Will A New Roof Make My House Warmer?

Emily Carr
by Emily Carr

The roof is one of the most important parts of your home because it protects you from all of the elements and provides insulation. However, if your roof is old or in poor shape, then it could be making your house unbearably cold during the winter months.

Will a new roof make your house warmer?

A new roof will make your house warmer if cool air seeps in due to damage to the roof itself. New roofing will also provide yearly energy cost savings, better ventilation, and more solar reflection. If you want to lock heat in, opt for a clay tile or concrete material roof.

Follow along to learn if an older roof could be allowing cold air to seep inside and if a new roof will fix this problem. Furthermore, we’ll cover which roofing materials lock in heat the best and if a new roof could help save money on your electricity bill.

Let’s dive right in!

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Does an Old Roof Allow Cold Air Inside?

Older roofs can cause all sorts of problems, one of which is letting cold air into your home.

If the roofing material on a house is worn, it can allow the elements to seep in from the outside. This occurs because roofs get brittle from wind and sun damage over time. Additionally, wood shingles wear down, allowing for gaps that let heat escape.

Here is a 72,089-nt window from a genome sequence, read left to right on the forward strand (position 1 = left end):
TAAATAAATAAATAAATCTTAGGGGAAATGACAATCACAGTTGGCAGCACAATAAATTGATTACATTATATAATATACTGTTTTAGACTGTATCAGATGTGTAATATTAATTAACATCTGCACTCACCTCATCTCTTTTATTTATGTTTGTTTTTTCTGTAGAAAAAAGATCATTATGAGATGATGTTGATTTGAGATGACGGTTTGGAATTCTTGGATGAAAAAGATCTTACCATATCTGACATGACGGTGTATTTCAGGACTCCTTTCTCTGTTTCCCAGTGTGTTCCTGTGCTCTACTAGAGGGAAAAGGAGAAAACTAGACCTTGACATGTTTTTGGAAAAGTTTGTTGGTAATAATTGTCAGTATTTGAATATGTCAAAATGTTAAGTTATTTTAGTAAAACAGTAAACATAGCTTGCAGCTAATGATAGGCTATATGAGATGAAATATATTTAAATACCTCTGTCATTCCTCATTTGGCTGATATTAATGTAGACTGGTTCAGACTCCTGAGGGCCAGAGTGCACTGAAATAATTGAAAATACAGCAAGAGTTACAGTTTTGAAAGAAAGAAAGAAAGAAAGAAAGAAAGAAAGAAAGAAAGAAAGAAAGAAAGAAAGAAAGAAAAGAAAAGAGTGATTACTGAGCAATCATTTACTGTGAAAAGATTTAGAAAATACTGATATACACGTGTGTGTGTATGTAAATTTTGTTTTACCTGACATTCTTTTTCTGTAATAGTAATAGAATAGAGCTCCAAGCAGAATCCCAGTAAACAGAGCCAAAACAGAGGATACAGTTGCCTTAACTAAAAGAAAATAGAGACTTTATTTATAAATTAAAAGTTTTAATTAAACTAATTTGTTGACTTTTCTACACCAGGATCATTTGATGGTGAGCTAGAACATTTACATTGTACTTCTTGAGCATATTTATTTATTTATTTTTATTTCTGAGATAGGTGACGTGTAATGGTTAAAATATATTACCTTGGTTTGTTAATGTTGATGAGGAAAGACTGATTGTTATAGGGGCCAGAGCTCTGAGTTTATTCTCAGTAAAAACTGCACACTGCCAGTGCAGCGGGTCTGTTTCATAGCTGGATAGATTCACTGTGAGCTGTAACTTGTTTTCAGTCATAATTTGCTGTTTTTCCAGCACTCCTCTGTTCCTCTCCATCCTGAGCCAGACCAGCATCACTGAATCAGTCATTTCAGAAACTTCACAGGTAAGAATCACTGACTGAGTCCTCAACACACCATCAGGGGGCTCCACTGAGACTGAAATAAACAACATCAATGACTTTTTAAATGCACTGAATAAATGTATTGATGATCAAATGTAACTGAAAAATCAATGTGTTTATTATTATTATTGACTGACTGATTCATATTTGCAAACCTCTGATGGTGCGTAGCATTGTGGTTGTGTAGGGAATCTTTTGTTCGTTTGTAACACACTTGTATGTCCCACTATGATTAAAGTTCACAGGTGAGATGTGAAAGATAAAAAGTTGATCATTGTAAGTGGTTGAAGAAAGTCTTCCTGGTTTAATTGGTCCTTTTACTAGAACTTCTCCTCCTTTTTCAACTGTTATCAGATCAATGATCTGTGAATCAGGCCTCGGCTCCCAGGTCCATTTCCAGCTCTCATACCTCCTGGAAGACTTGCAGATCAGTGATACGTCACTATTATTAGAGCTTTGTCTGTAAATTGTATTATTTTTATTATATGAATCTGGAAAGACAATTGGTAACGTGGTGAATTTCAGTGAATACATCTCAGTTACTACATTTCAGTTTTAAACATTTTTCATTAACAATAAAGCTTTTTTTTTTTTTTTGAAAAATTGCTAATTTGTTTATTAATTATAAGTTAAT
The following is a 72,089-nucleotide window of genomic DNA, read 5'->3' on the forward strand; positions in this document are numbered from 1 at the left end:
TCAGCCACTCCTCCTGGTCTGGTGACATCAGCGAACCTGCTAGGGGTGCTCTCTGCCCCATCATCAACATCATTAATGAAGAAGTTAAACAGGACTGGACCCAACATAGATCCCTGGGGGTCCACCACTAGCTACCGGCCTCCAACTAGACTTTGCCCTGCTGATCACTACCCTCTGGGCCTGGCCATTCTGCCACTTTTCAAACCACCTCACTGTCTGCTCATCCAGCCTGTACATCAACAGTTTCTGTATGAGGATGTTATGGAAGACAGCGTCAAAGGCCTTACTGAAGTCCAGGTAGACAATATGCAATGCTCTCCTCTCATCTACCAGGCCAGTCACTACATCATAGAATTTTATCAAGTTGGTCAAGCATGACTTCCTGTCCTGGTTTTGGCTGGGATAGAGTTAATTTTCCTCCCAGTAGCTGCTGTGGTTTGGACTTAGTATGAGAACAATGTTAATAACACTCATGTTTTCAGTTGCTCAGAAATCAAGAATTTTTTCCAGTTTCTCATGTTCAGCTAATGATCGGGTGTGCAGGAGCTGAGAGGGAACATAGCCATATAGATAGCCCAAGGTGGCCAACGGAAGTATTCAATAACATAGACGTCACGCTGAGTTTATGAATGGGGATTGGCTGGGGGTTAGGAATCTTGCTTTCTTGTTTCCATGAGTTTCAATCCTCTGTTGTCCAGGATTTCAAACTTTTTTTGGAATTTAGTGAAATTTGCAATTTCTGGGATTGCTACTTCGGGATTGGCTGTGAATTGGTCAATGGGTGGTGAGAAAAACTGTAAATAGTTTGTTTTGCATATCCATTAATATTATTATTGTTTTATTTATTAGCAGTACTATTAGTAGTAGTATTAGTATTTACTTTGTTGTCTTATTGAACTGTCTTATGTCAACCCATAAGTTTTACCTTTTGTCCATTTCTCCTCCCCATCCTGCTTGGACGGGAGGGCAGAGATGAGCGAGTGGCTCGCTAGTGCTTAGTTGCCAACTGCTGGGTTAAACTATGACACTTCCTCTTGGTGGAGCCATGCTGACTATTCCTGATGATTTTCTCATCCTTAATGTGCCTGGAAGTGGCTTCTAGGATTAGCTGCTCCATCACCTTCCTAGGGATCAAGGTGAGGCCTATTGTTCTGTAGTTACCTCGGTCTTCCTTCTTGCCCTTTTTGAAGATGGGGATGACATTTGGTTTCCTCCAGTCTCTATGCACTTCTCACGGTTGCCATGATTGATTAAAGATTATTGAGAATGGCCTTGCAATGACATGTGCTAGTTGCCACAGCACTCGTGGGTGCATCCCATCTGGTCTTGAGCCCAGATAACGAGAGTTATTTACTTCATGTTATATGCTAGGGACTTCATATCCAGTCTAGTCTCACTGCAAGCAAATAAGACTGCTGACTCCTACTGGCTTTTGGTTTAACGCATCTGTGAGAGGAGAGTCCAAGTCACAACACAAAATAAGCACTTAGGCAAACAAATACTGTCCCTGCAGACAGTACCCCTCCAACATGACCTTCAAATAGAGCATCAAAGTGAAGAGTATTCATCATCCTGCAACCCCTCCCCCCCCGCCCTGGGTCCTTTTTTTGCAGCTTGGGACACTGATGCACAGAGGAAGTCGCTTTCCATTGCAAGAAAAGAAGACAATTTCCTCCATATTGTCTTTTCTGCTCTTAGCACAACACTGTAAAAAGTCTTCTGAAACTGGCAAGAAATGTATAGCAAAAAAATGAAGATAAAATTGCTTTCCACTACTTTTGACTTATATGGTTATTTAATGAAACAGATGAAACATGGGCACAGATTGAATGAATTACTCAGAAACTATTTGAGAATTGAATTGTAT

Should you live in an area where temperatures commonly dip below zero and icicles form on the perimeter of your house, your roof will also suffer. Overall, these factors will shorten the lifespan of your roof and put extra pressure on your heating and cooling system to pick up the slack.

What should you do about this?

Will a New Roof Make My House Warmer?

If you’ve noticed a draft upstairs that’s not coming from open windows, then your roof may be letting cold air inside. If you reside in a state where harsh winters are common, it might be time to upgrade to a newer model.

Replacing your roof will fix any exterior space that allows outside air into your home.

Here’s what you can expect with a new roof:

  • An increase in the energy efficiency of your home
  • Protection for your belongings inside from extreme weather
  • Prevention of structural damage to wooden parts of the home, such as the basement and attic